First a few updates:
1. A shorter Saturday post today since news is a little slow until practices pick up again this week and the Thomas Jones/Leon Washington watch can begin. Mark Sanchez should also be feeling a little pressure this week to improve on his first week struggles, and by a little, i mean only a little…it’s just OTAs.
2. How about LeBron last night?
3. A few things to think about when you are wondering why the Jets have issues with depth and may have struggled in recent years, since 2004 they have: traded a first round pick for Doug Jolley, traded a second round pick for Justin McCariens, spent a second round pick on Mike Nugent, and spent a second round pick on Justin Miller…owch.
Jets Need Big Season From #25
Arguably the most important part of Rex Ryan’s defense the past few years in Baltimore has been the Hall of Fame level play of safety Ed Reed. Reed is a one of a kind player and it isn’t fair to expect anybody on the Jets to match his level of play, but the Jets do have one of the highest paid safeties in the league who Ryan has expressed a desire to turn into “a New York version of #20 (Reed).” Kerry Rhodes had a monster year in 2006, followed by another strong season in 2007, prompting the Jets to give him a huge contract since he appeared to be on the path of being a perennial pro-bowler. Yet, last season was a disappointing one for Rhodes, who struggled to make an impact in Eric Mangini’s increasingly conservative system.
It is hard to assign too much blame to Mangini because he was in charge of the team in 2006, which was Rhodes’ break out year. Bob Sutton was also the defensive coordinator for the past three years, so if you want to blame those two coaches for Rhodes struggles in 2008, they deserve at least some credit for his success in 2006-2007.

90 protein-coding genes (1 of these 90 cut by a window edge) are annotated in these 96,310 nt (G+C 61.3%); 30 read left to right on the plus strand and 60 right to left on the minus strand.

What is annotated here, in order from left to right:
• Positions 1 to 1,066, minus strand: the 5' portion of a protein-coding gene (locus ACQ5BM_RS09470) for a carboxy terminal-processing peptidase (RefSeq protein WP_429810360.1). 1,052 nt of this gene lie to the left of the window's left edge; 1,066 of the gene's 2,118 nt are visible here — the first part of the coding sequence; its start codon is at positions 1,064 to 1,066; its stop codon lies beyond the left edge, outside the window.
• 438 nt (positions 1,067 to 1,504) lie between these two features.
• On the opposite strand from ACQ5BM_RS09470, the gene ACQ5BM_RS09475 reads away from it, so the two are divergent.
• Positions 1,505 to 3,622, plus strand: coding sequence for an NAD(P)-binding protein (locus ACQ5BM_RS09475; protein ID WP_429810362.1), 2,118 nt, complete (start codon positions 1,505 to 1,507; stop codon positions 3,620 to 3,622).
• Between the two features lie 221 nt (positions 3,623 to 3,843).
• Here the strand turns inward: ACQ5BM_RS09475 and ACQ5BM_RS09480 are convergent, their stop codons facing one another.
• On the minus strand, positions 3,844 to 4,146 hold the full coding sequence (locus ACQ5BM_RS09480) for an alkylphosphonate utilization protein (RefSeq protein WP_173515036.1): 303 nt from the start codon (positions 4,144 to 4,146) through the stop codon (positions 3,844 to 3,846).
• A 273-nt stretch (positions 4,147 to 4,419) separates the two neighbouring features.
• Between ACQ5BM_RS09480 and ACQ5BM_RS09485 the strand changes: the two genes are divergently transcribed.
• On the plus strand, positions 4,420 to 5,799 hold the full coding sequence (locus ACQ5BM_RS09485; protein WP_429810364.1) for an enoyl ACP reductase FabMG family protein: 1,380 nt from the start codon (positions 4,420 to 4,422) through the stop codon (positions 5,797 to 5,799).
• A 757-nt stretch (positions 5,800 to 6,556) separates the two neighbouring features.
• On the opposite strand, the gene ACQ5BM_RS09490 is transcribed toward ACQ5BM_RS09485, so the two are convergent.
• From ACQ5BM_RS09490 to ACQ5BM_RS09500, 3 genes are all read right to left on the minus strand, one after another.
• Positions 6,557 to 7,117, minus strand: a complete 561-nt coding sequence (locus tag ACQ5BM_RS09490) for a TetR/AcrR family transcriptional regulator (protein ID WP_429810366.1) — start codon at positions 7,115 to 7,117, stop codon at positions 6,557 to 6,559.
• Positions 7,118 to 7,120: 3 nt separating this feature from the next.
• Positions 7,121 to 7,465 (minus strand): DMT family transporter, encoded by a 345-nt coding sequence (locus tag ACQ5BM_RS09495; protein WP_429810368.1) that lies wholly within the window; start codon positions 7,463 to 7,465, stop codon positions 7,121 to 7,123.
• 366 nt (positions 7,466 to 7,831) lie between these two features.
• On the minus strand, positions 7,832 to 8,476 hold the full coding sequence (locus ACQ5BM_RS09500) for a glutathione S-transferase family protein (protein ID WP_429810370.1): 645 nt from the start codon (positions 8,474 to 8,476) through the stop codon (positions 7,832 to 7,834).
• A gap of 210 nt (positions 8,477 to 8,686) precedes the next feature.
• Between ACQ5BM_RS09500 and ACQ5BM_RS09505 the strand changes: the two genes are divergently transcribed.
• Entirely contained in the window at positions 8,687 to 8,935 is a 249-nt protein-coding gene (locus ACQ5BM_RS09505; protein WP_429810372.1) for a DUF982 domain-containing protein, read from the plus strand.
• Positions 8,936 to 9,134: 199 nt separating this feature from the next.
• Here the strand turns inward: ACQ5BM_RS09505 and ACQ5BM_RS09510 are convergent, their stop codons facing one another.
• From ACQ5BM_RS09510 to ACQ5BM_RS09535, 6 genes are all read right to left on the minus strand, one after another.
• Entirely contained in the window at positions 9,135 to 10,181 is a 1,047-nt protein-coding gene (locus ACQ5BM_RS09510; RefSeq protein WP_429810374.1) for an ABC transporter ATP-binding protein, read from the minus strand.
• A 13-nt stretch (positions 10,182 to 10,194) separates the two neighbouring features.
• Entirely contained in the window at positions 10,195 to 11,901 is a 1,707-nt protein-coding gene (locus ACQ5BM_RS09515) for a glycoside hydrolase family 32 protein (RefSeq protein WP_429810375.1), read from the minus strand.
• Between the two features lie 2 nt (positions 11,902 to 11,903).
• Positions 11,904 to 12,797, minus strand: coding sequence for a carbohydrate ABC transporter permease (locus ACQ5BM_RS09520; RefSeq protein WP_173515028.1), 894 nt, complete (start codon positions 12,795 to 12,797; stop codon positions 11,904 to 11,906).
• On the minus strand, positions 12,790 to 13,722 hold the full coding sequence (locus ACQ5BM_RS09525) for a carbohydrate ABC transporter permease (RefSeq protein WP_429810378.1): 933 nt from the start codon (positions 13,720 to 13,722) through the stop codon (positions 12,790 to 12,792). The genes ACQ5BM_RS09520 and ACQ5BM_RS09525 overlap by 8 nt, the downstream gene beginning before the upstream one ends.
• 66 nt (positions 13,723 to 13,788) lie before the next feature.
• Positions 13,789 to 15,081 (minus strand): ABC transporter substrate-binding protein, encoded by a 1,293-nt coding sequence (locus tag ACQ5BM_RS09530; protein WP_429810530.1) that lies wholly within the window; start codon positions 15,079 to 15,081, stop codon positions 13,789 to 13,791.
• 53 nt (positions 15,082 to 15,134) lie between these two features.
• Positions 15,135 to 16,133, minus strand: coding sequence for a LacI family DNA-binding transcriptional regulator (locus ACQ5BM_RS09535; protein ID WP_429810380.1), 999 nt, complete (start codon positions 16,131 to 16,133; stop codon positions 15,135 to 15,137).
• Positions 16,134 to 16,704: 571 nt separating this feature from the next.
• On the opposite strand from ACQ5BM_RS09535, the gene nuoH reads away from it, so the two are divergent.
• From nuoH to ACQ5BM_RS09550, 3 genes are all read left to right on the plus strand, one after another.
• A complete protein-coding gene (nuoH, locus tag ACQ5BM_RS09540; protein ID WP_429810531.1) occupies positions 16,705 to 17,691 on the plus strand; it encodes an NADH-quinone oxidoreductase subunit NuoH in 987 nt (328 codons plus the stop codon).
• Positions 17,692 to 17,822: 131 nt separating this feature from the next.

During the 2006 season, Rhodes was robbed of pro-bowl and all-pro recognition. He finished the season with 98 tackles, 13 passes defensed, 5 sacks, 3 forced fumbles, and 4 interceptions for the 10-6 playoff-bound Jets. Rhodes was constantly making game changing plays, especially in the opposing team’s backfield. In 2007, Rhodes dropped off slightly but still had a productive season. He finished with 67 tackles, 10 passes defensed, 2 sacks, 2 forced fumbles, 1 touchdown, and 5 interceptions. The decline in his production didn’t really get noticed since the Jets tanked to a 4-12 record, thanks mostly to a weak offensive line and inconsistent quarterback play.
In 2008, Rhodes level of play decreased even further. He did jump up to 84 tackles but only had 5 passes defensed, 1 sack, 0 forced fumbles, and 2 interceptions. Many people believed Eric Mangini/Bob Sutton weren’t being aggressive enough with him, but regardless some of the blame must still fall on Rhodes for having a such a major drop off in production the past two years from his 2006 season.
The Jets signed Jim Leonhard from Baltimore to give Rhodes a partner at safety who is comfortable with Rex Ryan’s system and who excelled at playing alongside Ed Reed last year. Ryan is going to let Rhodes be aggressive and be in a position to make plays, similar to Reed. Nobody expects Rhodes to match Reed’s overall production but if he can get somewhat near his 2006 numbers, the Jets defense is going to be that much better.